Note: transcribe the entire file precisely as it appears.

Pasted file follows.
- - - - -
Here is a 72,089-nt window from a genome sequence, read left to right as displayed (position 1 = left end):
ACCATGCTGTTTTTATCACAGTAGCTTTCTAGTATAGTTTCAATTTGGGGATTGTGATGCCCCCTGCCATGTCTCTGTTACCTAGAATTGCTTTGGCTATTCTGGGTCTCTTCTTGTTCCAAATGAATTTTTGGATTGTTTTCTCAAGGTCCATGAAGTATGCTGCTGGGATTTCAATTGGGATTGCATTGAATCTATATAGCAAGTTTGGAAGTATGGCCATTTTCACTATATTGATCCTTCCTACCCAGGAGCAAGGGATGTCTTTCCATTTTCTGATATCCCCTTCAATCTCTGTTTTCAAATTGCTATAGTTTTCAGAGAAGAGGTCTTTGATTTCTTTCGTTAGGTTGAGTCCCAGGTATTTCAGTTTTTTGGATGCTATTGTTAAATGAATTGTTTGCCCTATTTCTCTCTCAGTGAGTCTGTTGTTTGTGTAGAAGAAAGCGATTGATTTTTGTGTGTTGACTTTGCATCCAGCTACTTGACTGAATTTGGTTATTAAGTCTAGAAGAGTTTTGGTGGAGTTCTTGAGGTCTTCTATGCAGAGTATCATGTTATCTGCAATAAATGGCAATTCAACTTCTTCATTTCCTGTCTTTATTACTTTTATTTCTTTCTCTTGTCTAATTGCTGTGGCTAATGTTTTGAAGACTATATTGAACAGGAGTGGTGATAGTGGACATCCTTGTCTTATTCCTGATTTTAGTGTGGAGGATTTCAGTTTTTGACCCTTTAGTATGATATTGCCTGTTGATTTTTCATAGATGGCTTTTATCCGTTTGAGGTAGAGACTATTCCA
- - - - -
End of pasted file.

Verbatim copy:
Here is a 72,089-nt window from a genome sequence, read left to right as displayed (position 1 = left end):
ACCATGCTGTTTTTATCACAGTAGCTTTCTAGTATAGTTTCAATTTGGGGATTGTGATGCCCCCTGCCATGTCTCTGTTACCTAGAATTGCTTTGGCTATTCTGGGTCTCTTCTTGTTCCAAATGAATTTTTGGATTGTTTTCTCAAGGTCCATGAAGTATGCTGCTGGGATTTCAATTGGGATTGCATTGAATCTATATAGCAAGTTTGGAAGTATGGCCATTTTCACTATATTGATCCTTCCTACCCAGGAGCAAGGGATGTCTTTCCATTTTCTGATATCCCCTTCAATCTCTGTTTTCAAATTGCTATAGTTTTCAGAGAAGAGGTCTTTGATTTCTTTCGTTAGGTTGAGTCCCAGGTATTTCAGTTTTTTGGATGCTATTGTTAAATGAATTGTTTGCCCTATTTCTCTCTCAGTGAGTCTGTTGTTTGTGTAGAAGAAAGCGATTGATTTTTGTGTGTTGACTTTGCATCCAGCTACTTGACTGAATTTGGTTATTAAGTCTAGAAGAGTTTTGGTGGAGTTCTTGAGGTCTTCTATGCAGAGTATCATGTTATCTGCAATAAATGGCAATTCAACTTCTTCATTTCCTGTCTTTATTACTTTTATTTCTTTCTCTTGTCTAATTGCTGTGGCTAATGTTTTGAAGACTATATTGAACAGGAGTGGTGATAGTGGACATCCTTGTCTTATTCCTGATTTTAGTGTGGAGGATTTCAGTTTTTGACCCTTTAGTATGATATTGCCTGTTGATTTTTCATAGATGGCTTTTATCCGTTTGAGGTAGAGACTATTCCA